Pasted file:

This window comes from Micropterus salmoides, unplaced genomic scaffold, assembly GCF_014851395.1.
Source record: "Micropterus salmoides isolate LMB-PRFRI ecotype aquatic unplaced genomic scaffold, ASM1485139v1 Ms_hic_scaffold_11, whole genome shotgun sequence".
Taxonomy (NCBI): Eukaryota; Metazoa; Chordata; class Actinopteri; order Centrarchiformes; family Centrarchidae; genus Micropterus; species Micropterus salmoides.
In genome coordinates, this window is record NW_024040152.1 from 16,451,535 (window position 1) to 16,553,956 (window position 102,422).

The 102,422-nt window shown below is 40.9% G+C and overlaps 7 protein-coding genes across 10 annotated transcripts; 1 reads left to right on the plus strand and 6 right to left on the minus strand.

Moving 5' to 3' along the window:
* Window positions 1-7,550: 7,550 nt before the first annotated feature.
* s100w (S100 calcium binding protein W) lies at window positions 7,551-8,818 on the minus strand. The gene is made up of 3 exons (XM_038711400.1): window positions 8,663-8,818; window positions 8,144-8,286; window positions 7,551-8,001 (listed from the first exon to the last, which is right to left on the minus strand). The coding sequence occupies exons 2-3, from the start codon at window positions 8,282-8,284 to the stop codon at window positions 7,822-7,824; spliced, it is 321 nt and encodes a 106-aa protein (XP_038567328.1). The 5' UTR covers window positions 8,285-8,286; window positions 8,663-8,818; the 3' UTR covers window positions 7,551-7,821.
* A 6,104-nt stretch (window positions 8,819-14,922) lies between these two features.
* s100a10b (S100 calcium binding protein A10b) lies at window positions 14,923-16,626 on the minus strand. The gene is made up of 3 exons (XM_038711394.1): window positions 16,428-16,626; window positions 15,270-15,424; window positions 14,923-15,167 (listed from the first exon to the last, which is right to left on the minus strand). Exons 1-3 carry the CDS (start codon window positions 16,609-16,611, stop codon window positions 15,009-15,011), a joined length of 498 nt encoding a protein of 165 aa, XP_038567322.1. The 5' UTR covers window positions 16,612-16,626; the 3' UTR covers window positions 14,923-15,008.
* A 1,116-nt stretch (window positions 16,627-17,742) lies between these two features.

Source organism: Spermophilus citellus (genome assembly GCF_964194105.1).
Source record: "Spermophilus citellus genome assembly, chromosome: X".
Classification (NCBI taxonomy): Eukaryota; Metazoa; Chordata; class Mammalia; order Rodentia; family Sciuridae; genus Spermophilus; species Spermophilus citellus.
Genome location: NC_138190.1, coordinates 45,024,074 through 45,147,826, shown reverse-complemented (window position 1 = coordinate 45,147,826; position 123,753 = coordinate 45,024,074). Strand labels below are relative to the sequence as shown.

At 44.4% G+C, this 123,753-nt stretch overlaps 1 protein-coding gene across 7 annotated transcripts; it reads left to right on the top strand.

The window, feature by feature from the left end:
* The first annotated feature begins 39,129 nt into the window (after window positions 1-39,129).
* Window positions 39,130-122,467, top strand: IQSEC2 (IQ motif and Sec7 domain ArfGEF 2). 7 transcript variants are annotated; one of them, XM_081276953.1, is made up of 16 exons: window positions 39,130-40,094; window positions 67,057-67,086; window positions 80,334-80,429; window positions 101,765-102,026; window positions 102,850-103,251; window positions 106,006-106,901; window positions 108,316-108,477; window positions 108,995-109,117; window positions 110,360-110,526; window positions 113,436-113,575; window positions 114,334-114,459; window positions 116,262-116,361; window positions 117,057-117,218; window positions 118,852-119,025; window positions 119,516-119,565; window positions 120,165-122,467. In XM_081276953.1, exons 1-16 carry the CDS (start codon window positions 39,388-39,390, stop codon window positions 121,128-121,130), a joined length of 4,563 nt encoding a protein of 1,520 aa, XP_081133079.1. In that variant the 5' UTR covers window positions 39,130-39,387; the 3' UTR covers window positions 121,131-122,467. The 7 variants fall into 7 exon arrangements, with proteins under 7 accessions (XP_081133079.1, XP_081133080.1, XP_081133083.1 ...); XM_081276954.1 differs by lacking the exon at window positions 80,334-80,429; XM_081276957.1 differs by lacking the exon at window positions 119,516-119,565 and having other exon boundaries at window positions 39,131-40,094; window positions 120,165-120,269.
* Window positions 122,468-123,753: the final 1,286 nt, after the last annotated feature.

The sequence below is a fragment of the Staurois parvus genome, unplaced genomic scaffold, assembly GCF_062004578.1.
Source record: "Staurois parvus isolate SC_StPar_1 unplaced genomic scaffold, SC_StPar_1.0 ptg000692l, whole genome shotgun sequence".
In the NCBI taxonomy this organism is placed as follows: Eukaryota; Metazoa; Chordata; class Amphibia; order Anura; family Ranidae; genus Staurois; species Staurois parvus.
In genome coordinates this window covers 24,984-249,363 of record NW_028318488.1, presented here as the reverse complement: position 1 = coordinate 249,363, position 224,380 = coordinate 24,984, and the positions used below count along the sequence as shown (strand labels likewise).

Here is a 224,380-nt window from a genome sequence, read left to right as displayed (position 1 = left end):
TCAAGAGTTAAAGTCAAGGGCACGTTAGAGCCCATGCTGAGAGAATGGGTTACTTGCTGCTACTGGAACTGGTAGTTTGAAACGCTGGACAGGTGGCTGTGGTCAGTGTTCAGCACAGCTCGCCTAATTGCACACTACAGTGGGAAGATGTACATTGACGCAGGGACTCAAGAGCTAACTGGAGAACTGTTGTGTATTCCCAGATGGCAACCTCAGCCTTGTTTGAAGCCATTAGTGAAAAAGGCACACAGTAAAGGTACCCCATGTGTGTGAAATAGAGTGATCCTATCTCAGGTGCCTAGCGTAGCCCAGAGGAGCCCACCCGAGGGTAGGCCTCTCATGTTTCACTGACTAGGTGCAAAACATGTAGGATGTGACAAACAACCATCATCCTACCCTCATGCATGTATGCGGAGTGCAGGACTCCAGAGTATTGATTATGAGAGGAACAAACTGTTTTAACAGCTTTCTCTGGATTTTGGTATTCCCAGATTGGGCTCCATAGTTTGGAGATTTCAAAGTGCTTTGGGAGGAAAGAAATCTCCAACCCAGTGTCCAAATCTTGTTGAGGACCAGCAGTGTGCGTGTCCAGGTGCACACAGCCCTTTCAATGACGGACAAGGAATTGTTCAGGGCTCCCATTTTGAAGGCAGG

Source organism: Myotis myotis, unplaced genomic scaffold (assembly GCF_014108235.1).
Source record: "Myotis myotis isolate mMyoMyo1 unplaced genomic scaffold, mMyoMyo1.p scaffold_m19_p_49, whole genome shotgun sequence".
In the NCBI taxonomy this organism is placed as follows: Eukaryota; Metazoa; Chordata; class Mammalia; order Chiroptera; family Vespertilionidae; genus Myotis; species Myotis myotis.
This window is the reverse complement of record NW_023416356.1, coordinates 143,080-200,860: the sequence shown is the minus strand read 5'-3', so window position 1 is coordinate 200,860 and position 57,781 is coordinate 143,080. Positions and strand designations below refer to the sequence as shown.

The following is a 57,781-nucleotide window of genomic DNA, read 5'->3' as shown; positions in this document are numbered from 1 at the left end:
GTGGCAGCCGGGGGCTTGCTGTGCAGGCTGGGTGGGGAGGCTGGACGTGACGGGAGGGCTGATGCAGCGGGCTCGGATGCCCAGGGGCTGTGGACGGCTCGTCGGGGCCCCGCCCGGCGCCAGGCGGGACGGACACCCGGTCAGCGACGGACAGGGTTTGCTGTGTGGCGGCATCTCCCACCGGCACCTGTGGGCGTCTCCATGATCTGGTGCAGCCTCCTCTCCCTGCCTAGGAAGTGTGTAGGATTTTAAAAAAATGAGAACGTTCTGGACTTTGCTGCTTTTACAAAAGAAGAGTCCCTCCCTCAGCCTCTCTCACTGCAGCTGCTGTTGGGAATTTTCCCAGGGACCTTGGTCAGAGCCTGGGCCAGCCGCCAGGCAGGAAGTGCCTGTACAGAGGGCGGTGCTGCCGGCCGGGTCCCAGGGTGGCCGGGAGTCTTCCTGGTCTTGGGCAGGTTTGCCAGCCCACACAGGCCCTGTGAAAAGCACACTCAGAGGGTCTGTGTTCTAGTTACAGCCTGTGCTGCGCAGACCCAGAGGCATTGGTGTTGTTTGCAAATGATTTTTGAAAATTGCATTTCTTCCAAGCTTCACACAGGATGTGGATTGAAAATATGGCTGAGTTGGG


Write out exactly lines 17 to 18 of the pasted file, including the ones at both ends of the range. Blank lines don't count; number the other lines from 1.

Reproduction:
The window, feature by feature from the left end:
* The first annotated feature begins 39,129 nt into the window (after window positions 1-39,129).